Mail Archives: djgpp-workers/2003/02/22/15:06:59
> Date: Thu, 20 Feb 2003 14:29:55 +0000
> From: Richard Dawe <rich AT phekda DOT freeserve DOT co DOT uk>
> > I presume that you've actually run the test program, but I still wonder:
> > does it work on DOS and Windows (including on the NT family) to change
> > the file's read/write permissions while it is open? What happens if I
> > open a file, write something to it, then change its mode to be read-only,
> > and then try to write some more?
> It seems like DOS boxes under Windows (the LFN API, at least) have a separate
> concept of open mode and attributes. So you can create a file that is
> read-only, but open it in read-write mode at creation time. See the recent
> discussion about _creatnew. The attributes seem to apply to opens after that
> It seems like you can change the file attributes from, say, read-write to
> read-only on a file that was opened for read-write and still write to it:
> open for read-write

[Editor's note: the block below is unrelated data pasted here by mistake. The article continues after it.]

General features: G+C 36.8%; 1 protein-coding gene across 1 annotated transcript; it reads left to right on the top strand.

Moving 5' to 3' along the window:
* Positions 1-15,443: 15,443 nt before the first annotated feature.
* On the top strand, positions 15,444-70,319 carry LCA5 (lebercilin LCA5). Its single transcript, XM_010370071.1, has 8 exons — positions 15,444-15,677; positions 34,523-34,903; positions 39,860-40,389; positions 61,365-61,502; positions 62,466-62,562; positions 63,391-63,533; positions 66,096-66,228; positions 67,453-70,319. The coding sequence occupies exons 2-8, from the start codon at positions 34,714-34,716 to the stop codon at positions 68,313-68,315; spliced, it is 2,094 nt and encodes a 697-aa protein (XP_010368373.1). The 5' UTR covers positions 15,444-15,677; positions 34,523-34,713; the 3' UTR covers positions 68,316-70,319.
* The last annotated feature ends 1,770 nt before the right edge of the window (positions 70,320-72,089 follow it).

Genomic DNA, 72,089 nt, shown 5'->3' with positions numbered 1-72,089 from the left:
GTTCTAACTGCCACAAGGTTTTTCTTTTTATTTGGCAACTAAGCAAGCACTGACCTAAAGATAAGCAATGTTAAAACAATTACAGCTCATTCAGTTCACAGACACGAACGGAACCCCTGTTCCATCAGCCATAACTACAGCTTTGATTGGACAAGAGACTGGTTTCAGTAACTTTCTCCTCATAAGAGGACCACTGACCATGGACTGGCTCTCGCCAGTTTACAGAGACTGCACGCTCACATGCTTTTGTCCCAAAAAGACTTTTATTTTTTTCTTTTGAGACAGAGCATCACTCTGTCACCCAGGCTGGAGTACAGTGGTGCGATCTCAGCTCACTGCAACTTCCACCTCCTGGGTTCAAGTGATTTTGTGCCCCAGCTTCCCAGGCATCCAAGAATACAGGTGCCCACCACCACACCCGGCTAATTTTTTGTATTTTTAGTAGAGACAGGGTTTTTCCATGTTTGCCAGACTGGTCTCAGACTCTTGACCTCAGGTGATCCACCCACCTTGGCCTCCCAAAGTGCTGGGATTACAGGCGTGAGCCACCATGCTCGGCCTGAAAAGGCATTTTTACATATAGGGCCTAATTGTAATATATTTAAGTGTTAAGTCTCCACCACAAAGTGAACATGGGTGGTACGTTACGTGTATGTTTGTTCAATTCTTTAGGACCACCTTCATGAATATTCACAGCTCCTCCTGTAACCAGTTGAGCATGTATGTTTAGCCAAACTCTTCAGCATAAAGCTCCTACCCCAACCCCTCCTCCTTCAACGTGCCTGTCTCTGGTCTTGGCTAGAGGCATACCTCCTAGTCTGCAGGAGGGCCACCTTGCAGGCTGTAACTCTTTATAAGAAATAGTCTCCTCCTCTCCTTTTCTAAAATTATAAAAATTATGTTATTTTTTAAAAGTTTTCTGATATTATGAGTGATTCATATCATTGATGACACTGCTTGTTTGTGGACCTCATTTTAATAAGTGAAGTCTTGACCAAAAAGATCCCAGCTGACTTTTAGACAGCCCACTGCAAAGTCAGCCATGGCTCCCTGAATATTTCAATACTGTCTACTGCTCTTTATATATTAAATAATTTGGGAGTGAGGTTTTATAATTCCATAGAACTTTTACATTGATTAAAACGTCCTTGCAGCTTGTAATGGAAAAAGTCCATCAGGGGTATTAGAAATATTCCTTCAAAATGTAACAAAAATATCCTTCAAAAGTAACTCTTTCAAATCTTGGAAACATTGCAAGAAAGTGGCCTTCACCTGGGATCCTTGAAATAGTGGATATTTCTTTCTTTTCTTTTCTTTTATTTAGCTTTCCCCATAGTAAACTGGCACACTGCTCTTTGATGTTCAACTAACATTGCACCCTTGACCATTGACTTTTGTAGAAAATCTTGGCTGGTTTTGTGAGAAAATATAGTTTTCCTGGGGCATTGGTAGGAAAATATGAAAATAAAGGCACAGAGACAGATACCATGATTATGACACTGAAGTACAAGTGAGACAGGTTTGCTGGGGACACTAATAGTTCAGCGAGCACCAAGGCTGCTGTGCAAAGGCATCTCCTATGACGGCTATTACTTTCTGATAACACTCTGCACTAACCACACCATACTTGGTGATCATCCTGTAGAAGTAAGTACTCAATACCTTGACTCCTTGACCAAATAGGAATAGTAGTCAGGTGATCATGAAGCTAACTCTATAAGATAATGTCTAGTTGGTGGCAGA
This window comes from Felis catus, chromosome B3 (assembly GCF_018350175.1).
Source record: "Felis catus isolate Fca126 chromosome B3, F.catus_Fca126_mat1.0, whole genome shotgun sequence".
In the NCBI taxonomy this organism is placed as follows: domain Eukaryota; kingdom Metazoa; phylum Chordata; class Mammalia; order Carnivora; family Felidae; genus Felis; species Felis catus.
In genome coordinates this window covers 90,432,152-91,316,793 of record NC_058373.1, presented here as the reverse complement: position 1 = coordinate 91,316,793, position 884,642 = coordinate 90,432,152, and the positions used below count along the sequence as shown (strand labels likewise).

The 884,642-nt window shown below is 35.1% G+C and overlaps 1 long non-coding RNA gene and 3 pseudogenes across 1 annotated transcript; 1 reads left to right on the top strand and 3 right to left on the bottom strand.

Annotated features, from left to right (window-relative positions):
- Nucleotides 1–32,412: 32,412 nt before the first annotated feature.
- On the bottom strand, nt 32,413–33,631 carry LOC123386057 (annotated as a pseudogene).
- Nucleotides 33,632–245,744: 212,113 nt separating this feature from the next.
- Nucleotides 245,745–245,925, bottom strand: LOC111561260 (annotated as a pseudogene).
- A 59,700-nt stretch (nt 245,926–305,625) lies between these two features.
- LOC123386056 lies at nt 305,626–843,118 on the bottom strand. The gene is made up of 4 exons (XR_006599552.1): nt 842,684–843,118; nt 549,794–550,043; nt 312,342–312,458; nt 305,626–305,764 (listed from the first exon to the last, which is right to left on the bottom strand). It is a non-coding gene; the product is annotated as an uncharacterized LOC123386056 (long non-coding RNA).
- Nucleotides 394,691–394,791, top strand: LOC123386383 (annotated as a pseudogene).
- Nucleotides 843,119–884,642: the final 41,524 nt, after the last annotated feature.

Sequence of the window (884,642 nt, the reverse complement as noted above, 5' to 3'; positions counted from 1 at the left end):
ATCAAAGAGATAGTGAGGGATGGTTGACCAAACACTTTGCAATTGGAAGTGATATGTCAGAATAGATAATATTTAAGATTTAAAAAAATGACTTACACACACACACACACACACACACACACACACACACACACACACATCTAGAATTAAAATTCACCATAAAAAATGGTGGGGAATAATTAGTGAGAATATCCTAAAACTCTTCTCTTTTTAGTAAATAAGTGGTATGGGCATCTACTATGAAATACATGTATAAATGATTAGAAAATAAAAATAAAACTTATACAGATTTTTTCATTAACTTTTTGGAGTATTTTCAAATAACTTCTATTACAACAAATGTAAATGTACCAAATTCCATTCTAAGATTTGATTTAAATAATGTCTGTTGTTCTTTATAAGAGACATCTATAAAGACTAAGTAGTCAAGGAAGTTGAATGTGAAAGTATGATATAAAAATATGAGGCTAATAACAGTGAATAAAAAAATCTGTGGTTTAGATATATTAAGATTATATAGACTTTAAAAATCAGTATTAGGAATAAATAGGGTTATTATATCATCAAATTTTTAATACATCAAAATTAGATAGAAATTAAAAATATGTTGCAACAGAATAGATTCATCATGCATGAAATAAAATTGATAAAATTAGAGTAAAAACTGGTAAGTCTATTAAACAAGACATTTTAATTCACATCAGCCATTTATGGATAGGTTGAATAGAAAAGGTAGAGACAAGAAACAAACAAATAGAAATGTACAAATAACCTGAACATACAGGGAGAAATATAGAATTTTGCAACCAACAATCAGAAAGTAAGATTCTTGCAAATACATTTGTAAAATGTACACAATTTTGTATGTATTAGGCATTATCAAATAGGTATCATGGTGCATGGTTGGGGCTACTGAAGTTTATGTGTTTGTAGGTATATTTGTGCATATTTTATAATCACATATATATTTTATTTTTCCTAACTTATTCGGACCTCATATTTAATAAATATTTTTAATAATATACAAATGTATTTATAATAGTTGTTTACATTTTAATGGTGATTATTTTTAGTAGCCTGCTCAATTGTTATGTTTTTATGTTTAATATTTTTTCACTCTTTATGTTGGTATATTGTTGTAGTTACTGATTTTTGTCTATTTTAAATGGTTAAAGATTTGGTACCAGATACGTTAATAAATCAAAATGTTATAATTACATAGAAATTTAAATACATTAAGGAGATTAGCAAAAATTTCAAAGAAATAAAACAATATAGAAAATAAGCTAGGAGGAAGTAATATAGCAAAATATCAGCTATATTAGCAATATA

> write to file
> change attributes to read-only
> write to file
> close file
> None of this fails on Windows '98 SE.
This should be documented, I think, since Posix systems behave
> I suspect it will fail under DOS, where the LFN API is not present and there
> is no extended create call. I have not done any testing yet.
Could someone please see what does DOS do with that? W2K/XP might
also behave differently.
> Here's what I've implemented so far:
> let fsext handle it, if it wants
> if it's a character device, ignore the request and return success
> try to find out current permissions - if they match the requested ones,
> just return
> if no filename is known from fd_props, fail with errno == ENOENT
> otherwise do a chmod on the filename
This sounds okay.
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